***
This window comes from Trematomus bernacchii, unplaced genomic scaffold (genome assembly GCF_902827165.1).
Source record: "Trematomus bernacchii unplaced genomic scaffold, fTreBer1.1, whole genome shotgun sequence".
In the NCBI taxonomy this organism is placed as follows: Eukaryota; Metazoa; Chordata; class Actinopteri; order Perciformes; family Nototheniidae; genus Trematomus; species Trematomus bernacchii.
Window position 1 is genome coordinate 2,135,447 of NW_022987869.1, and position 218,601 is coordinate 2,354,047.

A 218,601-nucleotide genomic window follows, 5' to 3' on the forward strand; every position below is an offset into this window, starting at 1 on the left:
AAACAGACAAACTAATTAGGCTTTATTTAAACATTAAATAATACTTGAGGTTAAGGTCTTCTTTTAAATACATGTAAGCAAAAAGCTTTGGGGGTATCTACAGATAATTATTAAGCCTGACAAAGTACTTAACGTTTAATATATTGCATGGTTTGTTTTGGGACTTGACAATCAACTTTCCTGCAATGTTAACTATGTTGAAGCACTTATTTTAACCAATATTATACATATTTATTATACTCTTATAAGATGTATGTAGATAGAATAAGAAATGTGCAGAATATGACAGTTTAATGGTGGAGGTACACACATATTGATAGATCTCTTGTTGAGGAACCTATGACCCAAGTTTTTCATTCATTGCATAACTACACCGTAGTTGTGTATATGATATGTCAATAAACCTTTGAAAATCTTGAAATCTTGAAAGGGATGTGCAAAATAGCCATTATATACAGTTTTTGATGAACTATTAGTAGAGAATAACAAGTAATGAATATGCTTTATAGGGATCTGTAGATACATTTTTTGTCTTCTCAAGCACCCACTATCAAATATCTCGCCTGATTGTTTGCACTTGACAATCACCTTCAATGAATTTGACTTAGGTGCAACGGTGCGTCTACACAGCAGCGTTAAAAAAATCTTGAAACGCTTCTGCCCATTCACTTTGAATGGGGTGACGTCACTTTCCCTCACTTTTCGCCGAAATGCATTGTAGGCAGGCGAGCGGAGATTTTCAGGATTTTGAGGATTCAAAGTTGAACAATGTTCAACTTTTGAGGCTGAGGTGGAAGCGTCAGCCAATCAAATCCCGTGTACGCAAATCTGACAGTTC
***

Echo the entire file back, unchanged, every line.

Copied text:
This window comes from Trematomus bernacchii, unplaced genomic scaffold (genome assembly GCF_902827165.1).
Source record: "Trematomus bernacchii unplaced genomic scaffold, fTreBer1.1, whole genome shotgun sequence".
In the NCBI taxonomy this organism is placed as follows: Eukaryota; Metazoa; Chordata; class Actinopteri; order Perciformes; family Nototheniidae; genus Trematomus; species Trematomus bernacchii.
Window position 1 is genome coordinate 2,135,447 of NW_022987869.1, and position 218,601 is coordinate 2,354,047.

A 218,601-nucleotide genomic window follows, 5' to 3' on the forward strand; every position below is an offset into this window, starting at 1 on the left:
AAACAGACAAACTAATTAGGCTTTATTTAAACATTAAATAATACTTGAGGTTAAGGTCTTCTTTTAAATACATGTAAGCAAAAAGCTTTGGGGGTATCTACAGATAATTATTAAGCCTGACAAAGTACTTAACGTTTAATATATTGCATGGTTTGTTTTGGGACTTGACAATCAACTTTCCTGCAATGTTAACTATGTTGAAGCACTTATTTTAACCAATATTATACATATTTATTATACTCTTATAAGATGTATGTAGATAGAATAAGAAATGTGCAGAATATGACAGTTTAATGGTGGAGGTACACACATATTGATAGATCTCTTGTTGAGGAACCTATGACCCAAGTTTTTCATTCATTGCATAACTACACCGTAGTTGTGTATATGATATGTCAATAAACCTTTGAAAATCTTGAAATCTTGAAAGGGATGTGCAAAATAGCCATTATATACAGTTTTTGATGAACTATTAGTAGAGAATAACAAGTAATGAATATGCTTTATAGGGATCTGTAGATACATTTTTTGTCTTCTCAAGCACCCACTATCAAATATCTCGCCTGATTGTTTGCACTTGACAATCACCTTCAATGAATTTGACTTAGGTGCAACGGTGCGTCTACACAGCAGCGTTAAAAAAATCTTGAAACGCTTCTGCCCATTCACTTTGAATGGGGTGACGTCACTTTCCCTCACTTTTCGCCGAAATGCATTGTAGGCAGGCGAGCGGAGATTTTCAGGATTTTGAGGATTCAAAGTTGAACAATGTTCAACTTTTGAGGCTGAGGTGGAAGCGTCAGCCAATCAAATCCCGTGTACGCAAATCTGACAGTTC